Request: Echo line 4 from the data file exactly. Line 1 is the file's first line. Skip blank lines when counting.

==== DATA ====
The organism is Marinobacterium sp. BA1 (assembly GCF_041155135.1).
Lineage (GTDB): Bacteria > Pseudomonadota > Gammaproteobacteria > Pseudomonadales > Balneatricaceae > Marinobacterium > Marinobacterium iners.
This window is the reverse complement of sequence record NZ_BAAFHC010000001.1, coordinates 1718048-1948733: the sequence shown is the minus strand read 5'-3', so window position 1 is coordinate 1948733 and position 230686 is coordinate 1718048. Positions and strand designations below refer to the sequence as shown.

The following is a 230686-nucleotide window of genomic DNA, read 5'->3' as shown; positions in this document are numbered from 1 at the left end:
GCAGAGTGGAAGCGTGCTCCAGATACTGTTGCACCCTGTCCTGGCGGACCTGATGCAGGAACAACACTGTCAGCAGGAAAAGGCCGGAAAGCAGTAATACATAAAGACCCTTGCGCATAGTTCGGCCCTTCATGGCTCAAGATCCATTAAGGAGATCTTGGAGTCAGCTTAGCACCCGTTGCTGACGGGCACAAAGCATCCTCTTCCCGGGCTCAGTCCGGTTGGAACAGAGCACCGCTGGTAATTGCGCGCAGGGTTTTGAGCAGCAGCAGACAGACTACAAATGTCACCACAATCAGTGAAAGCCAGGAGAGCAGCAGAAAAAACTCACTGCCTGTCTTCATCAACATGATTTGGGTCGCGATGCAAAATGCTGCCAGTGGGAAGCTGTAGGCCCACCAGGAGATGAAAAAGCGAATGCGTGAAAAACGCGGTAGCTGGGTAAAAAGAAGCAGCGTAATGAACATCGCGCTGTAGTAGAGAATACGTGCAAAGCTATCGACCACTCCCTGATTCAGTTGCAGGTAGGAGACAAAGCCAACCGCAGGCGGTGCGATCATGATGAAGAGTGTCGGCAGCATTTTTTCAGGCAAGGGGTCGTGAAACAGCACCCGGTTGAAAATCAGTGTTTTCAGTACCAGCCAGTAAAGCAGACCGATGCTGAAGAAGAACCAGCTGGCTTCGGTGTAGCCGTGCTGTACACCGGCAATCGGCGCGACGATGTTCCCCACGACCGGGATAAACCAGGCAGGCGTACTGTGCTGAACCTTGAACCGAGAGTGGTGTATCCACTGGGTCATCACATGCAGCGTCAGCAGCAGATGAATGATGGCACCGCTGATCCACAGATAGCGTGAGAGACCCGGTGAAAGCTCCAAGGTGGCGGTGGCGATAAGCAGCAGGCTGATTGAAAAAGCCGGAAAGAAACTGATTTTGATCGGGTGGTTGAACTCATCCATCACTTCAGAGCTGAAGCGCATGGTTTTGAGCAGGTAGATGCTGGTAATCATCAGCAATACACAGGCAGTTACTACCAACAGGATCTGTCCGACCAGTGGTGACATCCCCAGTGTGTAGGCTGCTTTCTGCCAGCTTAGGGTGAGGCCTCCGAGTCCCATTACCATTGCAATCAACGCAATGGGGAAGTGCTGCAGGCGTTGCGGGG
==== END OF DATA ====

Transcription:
The following is a 230686-nucleotide window of genomic DNA, read 5'->3' as shown; positions in this document are numbered from 1 at the left end: